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Diseases of Aquatic Organisms

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DAO 96:89-96 (2011)  -  DOI:

Evidence of injury caused by gas bubbles in a live marine mammal: barotrauma in a California sea lion Zalophus californianus

W. Van Bonn1,*, E. Montie2, S. Dennison1, N. Pussini1, P. Cook3, D. Greig1, J. Barakos4, K. Colegrove5, F. Gulland1

1Veterinary Science Department, The Marine Mammal Center, Sausalito, California 94965, USA
2University of South Carolina Beaufort, Bluffton, South Carolina 29909, USA
3Psychology Department, University of California at Santa Cruz, Santa Cruz, California 95064, USA
4California Pacific Medical Center, University of California at San Francisco, San Francisco, California 94143, USA
5Zoological Pathology Program, College of Veterinary Medicine, University of Illinois at Urbana-Champaign, Maywood, Illinois 60153, USA

ABSTRACT: A yearling male California sea lion Zalophus californianus with hypermetric ataxia and bilateral negative menace reflexes was brought to The Marine Mammal Center, Sausalito, California, USA, in late 2009 for medical assessment and treatment. The clinical signs were due to multiple gas bubbles within the cerebellum. These lesions were intraparenchymal, multifocal to coalescing, spherical to ovoid, and varied from 0.5 to 2.4 cm diameter. The gas composed 21.3% of the total cerebellum volume. Three rib fractures were also noted during diagnostic evaluation and were presumed to be associated with the gas bubbles in the brain. The progression of clinical signs and lesion appearance were monitored with magnetic resonance imaging, cognitive function testing and computed tomo­graphy. Gas filled voids in the cerebellum were filled with fluid on follow up images. Clinical signs resolved and the sea lion was released with a satellite tag attached. Post release the animal travelled approximately 75 km north and 80 km south of the release site and the tag recorded dives of over 150 m depth. The animal re-stranded 25 d following release and died of a subacute bronchopneumonia and pleuritis. This is the first instance of clinical injury due to gas bubble formation described in a living pinniped and the first sea lion with quantifiable cerebellar damage to take part in spatial learning and memory testing.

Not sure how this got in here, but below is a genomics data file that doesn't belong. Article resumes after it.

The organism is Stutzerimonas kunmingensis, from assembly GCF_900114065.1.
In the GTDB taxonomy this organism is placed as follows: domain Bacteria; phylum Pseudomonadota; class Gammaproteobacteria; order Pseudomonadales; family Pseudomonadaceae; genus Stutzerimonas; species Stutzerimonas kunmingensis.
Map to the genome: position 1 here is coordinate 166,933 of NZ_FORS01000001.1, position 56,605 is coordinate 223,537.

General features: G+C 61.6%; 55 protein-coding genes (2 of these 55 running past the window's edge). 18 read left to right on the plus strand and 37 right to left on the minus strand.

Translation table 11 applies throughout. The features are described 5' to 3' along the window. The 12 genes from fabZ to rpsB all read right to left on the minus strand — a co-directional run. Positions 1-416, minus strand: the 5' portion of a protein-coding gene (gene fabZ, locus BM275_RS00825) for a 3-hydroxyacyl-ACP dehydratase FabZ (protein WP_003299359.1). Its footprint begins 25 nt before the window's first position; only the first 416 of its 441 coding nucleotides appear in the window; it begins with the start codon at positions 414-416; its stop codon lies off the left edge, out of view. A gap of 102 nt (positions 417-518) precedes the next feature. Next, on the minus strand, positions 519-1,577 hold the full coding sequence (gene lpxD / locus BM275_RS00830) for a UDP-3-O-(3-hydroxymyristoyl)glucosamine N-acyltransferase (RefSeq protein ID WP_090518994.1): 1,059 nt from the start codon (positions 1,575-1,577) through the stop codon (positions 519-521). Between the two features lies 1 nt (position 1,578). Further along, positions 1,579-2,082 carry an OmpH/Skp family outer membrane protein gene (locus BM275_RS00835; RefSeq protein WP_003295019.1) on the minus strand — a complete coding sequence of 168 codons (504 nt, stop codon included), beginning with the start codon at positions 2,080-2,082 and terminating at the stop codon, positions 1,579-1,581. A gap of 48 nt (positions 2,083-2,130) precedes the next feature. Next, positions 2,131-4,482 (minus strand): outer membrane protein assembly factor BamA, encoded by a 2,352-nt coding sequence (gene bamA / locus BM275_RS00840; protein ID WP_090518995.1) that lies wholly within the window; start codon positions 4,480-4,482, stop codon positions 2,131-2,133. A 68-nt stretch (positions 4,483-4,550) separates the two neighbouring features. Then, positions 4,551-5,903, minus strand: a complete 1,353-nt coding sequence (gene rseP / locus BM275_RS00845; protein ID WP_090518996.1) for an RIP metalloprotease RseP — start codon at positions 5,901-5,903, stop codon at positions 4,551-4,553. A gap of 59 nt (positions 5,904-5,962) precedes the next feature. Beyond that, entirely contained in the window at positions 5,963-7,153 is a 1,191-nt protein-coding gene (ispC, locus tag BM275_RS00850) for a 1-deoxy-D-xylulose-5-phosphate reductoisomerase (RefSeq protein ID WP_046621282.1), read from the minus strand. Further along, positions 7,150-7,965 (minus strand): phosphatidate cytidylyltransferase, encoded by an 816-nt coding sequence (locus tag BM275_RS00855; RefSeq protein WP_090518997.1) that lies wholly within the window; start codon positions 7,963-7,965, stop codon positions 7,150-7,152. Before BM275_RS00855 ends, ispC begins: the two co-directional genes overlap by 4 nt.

KEY WORDS: Gas bubbles · Barotrauma · California sea lion · Zalophus californianus

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Cite this article as: Bonn WV, Montie E, Dennison S, Pussini N and others (2011) Evidence of injury caused by gas bubbles in a live marine mammal: barotrauma in a California sea lion Zalophus californianus. Dis Aquat Org 96:89-96.

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